How to Create a Million-Dollar Pitch Deck
Updated: Apr 3, 2020
A pitch deck is created by entrepreneurs to provide an overview of their business. Usually made with Microsoft Powerpoint or any other presentation software, this presentation is used to pitch their business to potential investors, customers, partners, and co-founders.
According to a study done by DocSend, companies needed an average of 40 investor meetings and a little over 12 weeks to close an investment round. Investors don’t spend much time looking at pitch decks, just an average of 3 minutes and 44 seconds with an average deck length being 19 slides. In that short amount of time, you need them to buy what you are selling. In today's post, I will be sharing some of the most important slides, but not limited, to include in your pitch deck according to my experiences with startups and targeted research of what investors look at when it comes to investing in startups (this is created with my personal opinion and experiences and is not promised to work for everyone).
Write an enticing introduction to your company and exactly what you do in a captivating way. Some opt to have a title slide just featuring the company's logo which gives them an opportunity to recite their elevator pitch to introduce the company.
The problem slide is going to be your first slide to showcase to the audience exactly what issue you are solving. Explain in a precise and easy way the gap you are filling.
This is your moment to shine, this is when you intro the solution, your solution. Do this in a clear and concise way, you want it to be as simple as possible for the investor to understand. You're not reinventing the wheel, you're just making it run smoother with your company.
The Market ($$$$)
Here is where you identify your customer(s) and the size of the market. This slide is a very important one because it shows how small or large the market that you are targeting. This is where a lot of investors may take leave if you are operating in a small market. Citing the source you gathered the market numbers from is ideal.
This is the slide where you present your product. Use pictures of your product or a model if you don't have a physical product, to show your solution in action. If you already have traction, this would be a good time to share positive customer feedback.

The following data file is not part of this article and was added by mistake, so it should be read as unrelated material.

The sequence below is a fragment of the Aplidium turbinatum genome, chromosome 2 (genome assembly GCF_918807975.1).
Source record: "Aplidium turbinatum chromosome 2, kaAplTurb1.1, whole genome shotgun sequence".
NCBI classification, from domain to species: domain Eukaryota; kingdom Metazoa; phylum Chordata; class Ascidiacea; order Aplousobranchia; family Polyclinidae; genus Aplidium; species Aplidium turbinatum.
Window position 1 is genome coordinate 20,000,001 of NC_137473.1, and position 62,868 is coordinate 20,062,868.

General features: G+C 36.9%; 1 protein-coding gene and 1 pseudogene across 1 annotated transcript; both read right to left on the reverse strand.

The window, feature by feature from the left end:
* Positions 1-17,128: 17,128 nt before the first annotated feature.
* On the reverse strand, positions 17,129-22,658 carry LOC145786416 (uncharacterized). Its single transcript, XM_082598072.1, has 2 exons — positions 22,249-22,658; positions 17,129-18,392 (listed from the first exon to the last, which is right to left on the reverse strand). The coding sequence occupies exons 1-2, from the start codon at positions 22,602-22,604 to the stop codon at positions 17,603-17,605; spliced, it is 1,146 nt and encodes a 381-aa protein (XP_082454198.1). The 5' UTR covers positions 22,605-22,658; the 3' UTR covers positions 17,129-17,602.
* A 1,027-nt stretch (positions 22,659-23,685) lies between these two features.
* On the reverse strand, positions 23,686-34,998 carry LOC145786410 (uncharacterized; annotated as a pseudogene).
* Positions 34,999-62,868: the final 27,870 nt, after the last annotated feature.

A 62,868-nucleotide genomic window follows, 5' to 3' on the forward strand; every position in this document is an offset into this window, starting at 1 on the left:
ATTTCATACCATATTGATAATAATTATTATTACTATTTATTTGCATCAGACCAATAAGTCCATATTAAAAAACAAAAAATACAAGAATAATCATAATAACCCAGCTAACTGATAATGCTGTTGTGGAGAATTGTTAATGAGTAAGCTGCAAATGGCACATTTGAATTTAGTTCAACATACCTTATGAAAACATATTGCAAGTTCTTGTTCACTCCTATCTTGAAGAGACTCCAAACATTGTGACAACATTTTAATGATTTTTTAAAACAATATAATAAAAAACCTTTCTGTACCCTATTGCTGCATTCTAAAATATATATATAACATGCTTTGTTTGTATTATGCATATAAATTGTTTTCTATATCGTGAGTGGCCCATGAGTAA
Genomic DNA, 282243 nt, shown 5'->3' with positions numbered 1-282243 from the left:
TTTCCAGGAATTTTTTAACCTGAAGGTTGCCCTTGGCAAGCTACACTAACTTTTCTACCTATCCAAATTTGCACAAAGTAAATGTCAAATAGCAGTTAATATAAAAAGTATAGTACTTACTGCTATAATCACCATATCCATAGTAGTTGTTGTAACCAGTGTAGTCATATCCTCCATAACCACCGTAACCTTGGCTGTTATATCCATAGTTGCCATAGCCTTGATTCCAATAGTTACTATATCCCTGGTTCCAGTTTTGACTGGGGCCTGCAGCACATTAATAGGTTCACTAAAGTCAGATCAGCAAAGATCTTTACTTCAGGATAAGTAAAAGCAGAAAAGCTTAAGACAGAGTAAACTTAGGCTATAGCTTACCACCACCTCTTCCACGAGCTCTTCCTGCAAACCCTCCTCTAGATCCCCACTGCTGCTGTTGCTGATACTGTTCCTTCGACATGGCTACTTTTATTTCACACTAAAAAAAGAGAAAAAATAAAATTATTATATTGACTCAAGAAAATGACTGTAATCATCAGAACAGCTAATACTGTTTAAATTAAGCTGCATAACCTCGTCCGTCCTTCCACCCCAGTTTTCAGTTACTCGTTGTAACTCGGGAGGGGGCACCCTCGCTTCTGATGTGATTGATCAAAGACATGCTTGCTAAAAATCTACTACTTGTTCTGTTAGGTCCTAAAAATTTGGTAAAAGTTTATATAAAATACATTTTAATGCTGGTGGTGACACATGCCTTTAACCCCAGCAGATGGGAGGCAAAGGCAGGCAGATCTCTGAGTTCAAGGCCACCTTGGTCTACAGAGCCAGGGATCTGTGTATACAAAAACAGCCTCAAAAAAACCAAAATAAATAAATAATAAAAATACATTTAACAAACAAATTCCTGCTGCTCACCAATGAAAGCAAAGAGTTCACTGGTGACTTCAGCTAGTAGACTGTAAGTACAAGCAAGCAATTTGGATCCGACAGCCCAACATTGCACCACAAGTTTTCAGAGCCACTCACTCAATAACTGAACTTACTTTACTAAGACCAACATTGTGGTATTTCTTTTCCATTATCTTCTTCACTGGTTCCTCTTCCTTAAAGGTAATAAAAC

This will most likely be the longest viewed slide on your pitch deck according to DocSend. The team slide gives the investor insight into who is leading the venture and what makes them equipped to execute the vision.
The business model slide shows exactly how your company makes money, whether that, be a tiered or subscription model, etc. You can show your potential profit margins for your product or service here.
This slide should be a detailed 3-5 year projection of the company's finances. Being a startup, these numbers will essentially be a shot in the dark but this will give the investors a good idea to the trajectory of the company. You should be ready to explain and back up your thought process on how you came up with said trajectory.
This is where you ask the investors for what you need, often a range of numbers (ex: $3M-$5M). Showing what you are going to be putting the given amount of money raised towards is important as it shows that you have thought it through and it isn't just a random number.
Make sure you DON'T forget your contact information where investors can get ahold of you.
Examples of Successful Startup Pitch Decks:
DocSend Pitch Deck Study:
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